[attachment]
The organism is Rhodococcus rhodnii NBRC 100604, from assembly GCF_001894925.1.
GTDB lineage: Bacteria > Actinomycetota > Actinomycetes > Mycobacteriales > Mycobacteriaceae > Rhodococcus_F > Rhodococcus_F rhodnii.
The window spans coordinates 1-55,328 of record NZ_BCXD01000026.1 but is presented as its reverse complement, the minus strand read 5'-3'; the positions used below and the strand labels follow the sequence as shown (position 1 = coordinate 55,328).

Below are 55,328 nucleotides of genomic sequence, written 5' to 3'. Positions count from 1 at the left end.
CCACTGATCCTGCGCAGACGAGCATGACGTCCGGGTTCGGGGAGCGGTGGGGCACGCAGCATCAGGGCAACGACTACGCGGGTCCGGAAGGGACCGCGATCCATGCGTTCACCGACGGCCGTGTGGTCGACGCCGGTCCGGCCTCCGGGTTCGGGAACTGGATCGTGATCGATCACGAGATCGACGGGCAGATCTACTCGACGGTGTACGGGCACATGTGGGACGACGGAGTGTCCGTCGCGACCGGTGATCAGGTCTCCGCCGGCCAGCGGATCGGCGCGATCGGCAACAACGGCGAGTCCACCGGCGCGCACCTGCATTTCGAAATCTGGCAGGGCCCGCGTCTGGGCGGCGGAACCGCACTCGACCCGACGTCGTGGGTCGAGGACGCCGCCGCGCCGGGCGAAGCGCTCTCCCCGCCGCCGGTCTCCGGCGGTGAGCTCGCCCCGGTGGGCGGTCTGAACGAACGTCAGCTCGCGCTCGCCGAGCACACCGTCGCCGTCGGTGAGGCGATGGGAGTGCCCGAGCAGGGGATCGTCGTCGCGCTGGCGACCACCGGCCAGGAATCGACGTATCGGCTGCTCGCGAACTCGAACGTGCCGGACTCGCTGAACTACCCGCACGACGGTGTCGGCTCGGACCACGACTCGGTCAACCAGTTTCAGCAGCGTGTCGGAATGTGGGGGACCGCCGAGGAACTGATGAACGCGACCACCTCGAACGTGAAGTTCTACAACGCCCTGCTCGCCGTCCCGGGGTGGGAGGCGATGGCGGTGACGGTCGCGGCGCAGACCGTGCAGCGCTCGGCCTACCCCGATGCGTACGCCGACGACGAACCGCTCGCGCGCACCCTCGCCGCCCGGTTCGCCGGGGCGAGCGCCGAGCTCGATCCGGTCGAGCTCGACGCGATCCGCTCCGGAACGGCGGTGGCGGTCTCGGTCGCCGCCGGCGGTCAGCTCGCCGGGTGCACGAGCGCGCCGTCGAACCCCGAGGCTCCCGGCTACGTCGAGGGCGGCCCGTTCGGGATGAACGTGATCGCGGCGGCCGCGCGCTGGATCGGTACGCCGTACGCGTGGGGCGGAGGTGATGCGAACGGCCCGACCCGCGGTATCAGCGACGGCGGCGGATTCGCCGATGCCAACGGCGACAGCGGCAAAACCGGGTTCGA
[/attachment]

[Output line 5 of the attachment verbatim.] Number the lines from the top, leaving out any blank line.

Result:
CCACTGATCCTGCGCAGACGAGCATGACGTCCGGGTTCGGGGAGCGGTGGGGCACGCAGCATCAGGGCAACGACTACGCGGGTCCGGAAGGGACCGCGATCCATGCGTTCACCGACGGCCGTGTGGTCGACGCCGGTCCGGCCTCCGGGTTCGGGAACTGGATCGTGATCGATCACGAGATCGACGGGCAGATCTACTCGACGGTGTACGGGCACATGTGGGACGACGGAGTGTCCGTCGCGACCGGTGATCAGGTCTCCGCCGGCCAGCGGATCGGCGCGATCGGCAACAACGGCGAGTCCACCGGCGCGCACCTGCATTTCGAAATCTGGCAGGGCCCGCGTCTGGGCGGCGGAACCGCACTCGACCCGACGTCGTGGGTCGAGGACGCCGCCGCGCCGGGCGAAGCGCTCTCCCCGCCGCCGGTCTCCGGCGGTGAGCTCGCCCCGGTGGGCGGTCTGAACGAACGTCAGCTCGCGCTCGCCGAGCACACCGTCGCCGTCGGTGAGGCGATGGGAGTGCCCGAGCAGGGGATCGTCGTCGCGCTGGCGACCACCGGCCAGGAATCGACGTATCGGCTGCTCGCGAACTCGAACGTGCCGGACTCGCTGAACTACCCGCACGACGGTGTCGGCTCGGACCACGACTCGGTCAACCAGTTTCAGCAGCGTGTCGGAATGTGGGGGACCGCCGAGGAACTGATGAACGCGACCACCTCGAACGTGAAGTTCTACAACGCCCTGCTCGCCGTCCCGGGGTGGGAGGCGATGGCGGTGACGGTCGCGGCGCAGACCGTGCAGCGCTCGGCCTACCCCGATGCGTACGCCGACGACGAACCGCTCGCGCGCACCCTCGCCGCCCGGTTCGCCGGGGCGAGCGCCGAGCTCGATCCGGTCGAGCTCGACGCGATCCGCTCCGGAACGGCGGTGGCGGTCTCGGTCGCCGCCGGCGGTCAGCTCGCCGGGTGCACGAGCGCGCCGTCGAACCCCGAGGCTCCCGGCTACGTCGAGGGCGGCCCGTTCGGGATGAACGTGATCGCGGCGGCCGCGCGCTGGATCGGTACGCCGTACGCGTGGGGCGGAGGTGATGCGAACGGCCCGACCCGCGGTATCAGCGACGGCGGCGGATTCGCCGATGCCAACGGCGACAGCGGCAAAACCGGGTTCGA